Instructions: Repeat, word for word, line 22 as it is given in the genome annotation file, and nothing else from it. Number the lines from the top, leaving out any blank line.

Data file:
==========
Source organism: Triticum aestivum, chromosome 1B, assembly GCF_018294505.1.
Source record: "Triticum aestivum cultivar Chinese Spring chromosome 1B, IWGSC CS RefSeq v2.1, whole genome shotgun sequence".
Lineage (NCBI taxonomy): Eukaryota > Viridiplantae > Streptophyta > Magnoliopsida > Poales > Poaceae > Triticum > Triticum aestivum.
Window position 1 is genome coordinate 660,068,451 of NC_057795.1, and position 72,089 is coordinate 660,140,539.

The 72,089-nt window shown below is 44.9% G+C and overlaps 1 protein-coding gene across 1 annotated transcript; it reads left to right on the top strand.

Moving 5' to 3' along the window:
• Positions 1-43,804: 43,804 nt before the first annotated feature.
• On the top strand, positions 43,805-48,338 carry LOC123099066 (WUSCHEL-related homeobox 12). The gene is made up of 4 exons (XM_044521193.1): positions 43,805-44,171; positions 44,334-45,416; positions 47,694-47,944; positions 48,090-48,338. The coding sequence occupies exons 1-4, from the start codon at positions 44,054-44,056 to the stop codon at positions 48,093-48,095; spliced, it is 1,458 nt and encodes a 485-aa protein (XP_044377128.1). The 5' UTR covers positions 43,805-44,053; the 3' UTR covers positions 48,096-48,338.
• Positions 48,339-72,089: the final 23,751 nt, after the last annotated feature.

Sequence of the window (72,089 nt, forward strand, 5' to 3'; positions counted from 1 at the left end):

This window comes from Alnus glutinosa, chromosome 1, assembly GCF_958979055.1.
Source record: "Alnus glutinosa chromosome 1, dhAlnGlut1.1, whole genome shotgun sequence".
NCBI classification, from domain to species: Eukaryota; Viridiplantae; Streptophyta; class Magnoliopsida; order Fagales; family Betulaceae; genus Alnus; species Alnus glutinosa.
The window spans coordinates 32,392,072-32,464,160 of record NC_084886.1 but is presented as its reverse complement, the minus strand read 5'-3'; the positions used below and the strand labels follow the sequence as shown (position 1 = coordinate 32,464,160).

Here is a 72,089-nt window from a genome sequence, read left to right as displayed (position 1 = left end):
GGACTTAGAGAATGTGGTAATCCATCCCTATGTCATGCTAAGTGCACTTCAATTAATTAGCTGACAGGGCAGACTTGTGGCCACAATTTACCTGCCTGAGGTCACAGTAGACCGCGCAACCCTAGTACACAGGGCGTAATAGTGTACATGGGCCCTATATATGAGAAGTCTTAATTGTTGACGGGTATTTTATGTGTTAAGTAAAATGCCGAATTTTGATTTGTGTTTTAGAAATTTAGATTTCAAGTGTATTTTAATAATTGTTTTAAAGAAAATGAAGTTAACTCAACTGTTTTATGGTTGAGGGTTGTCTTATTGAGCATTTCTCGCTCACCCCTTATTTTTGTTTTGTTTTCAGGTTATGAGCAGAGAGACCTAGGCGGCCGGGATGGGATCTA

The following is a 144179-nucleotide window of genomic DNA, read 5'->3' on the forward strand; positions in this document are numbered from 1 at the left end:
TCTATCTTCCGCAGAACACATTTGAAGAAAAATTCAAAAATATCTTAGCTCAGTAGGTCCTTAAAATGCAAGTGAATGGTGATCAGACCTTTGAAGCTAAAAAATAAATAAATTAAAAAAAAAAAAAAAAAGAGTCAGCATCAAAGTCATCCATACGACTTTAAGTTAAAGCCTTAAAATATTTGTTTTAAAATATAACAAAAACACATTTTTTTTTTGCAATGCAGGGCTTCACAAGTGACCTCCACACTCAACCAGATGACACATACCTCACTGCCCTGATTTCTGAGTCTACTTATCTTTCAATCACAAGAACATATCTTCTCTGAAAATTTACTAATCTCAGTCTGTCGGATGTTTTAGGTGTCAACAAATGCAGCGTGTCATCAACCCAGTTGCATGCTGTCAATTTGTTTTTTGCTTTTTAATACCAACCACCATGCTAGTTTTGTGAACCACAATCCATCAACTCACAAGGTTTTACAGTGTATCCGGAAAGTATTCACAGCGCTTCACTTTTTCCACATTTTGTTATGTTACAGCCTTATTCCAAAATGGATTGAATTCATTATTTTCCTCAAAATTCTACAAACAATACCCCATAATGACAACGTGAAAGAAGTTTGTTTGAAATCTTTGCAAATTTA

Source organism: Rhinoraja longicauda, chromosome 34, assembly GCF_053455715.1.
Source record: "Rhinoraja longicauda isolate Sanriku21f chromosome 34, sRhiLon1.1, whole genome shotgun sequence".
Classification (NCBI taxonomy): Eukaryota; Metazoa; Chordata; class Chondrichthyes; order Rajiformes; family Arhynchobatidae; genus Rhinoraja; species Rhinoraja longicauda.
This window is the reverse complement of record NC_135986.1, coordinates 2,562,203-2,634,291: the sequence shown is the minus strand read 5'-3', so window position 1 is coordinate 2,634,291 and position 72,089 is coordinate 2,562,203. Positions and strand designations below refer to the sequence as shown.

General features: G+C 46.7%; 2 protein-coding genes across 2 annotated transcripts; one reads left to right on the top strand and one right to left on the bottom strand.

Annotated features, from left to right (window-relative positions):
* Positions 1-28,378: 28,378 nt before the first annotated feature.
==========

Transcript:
This window is the reverse complement of record NC_135986.1, coordinates 2,562,203-2,634,291: the sequence shown is the minus strand read 5'-3', so window position 1 is coordinate 2,634,291 and position 72,089 is coordinate 2,562,203. Positions and strand designations below refer to the sequence as shown.